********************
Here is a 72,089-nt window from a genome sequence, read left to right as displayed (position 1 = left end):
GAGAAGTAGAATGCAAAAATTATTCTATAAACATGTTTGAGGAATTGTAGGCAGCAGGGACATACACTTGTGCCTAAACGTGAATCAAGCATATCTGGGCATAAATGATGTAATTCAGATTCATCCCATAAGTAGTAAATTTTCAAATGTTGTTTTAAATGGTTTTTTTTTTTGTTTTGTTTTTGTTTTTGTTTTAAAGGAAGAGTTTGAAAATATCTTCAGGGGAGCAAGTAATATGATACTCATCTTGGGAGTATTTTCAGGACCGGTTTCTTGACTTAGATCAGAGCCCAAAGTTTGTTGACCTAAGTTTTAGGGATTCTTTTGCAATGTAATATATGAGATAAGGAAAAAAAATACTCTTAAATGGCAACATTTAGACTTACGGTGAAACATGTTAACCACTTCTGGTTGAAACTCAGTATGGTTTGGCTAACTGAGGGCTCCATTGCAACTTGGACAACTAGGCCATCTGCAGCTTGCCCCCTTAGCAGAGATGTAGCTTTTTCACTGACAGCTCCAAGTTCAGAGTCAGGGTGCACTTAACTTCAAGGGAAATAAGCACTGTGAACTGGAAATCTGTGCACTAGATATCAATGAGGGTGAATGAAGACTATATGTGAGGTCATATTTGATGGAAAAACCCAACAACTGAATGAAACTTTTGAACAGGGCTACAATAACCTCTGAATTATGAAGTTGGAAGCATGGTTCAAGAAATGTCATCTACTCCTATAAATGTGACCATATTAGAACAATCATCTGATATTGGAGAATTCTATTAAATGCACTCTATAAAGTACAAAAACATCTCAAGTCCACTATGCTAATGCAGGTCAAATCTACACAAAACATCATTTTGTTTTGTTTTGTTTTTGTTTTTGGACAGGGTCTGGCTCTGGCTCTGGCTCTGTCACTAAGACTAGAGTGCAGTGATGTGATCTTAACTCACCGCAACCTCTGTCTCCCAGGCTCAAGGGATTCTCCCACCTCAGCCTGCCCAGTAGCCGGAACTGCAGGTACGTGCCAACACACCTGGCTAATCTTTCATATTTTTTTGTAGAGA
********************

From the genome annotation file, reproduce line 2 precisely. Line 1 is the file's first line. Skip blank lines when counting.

GAGAAGTAGAATGCAAAAATTATTCTATAAACATGTTTGAGGAATTGTAGGCAGCAGGGACATACACTTGTGCCTAAACGTGAATCAAGCATATCTGGGCATAAATGATGTAATTCAGATTCATCCCATAAGTAGTAAATTTTCAAATGTTGTTTTAAATGGTTTTTTTTTTTGTTTTGTTTTTGTTTTTGTTTTAAAGGAAGAGTTTGAAAATATCTTCAGGGGAGCAAGTAATATGATACTCATCTTGGGAGTATTTTCAGGACCGGTTTCTTGACTTAGATCAGAGCCCAAAGTTTGTTGACCTAAGTTTTAGGGATTCTTTTGCAATGTAATATATGAGATAAGGAAAAAAAATACTCTTAAATGGCAACATTTAGACTTACGGTGAAACATGTTAACCACTTCTGGTTGAAACTCAGTATGGTTTGGCTAACTGAGGGCTCCATTGCAACTTGGACAACTAGGCCATCTGCAGCTTGCCCCCTTAGCAGAGATGTAGCTTTTTCACTGACAGCTCCAAGTTCAGAGTCAGGGTGCACTTAACTTCAAGGGAAATAAGCACTGTGAACTGGAAATCTGTGCACTAGATATCAATGAGGGTGAATGAAGACTATATGTGAGGTCATATTTGATGGAAAAACCCAACAACTGAATGAAACTTTTGAACAGGGCTACAATAACCTCTGAATTATGAAGTTGGAAGCATGGTTCAAGAAATGTCATCTACTCCTATAAATGTGACCATATTAGAACAATCATCTGATATTGGAGAATTCTATTAAATGCACTCTATAAAGTACAAAAACATCTCAAGTCCACTATGCTAATGCAGGTCAAATCTACACAAAACATCATTTTGTTTTGTTTTGTTTTTGTTTTTGGACAGGGTCTGGCTCTGGCTCTGGCTCTGTCACTAAGACTAGAGTGCAGTGATGTGATCTTAACTCACCGCAACCTCTGTCTCCCAGGCTCAAGGGATTCTCCCACCTCAGCCTGCCCAGTAGCCGGAACTGCAGGTACGTGCCAACACACCTGGCTAATCTTTCATATTTTTTTGTAGAGA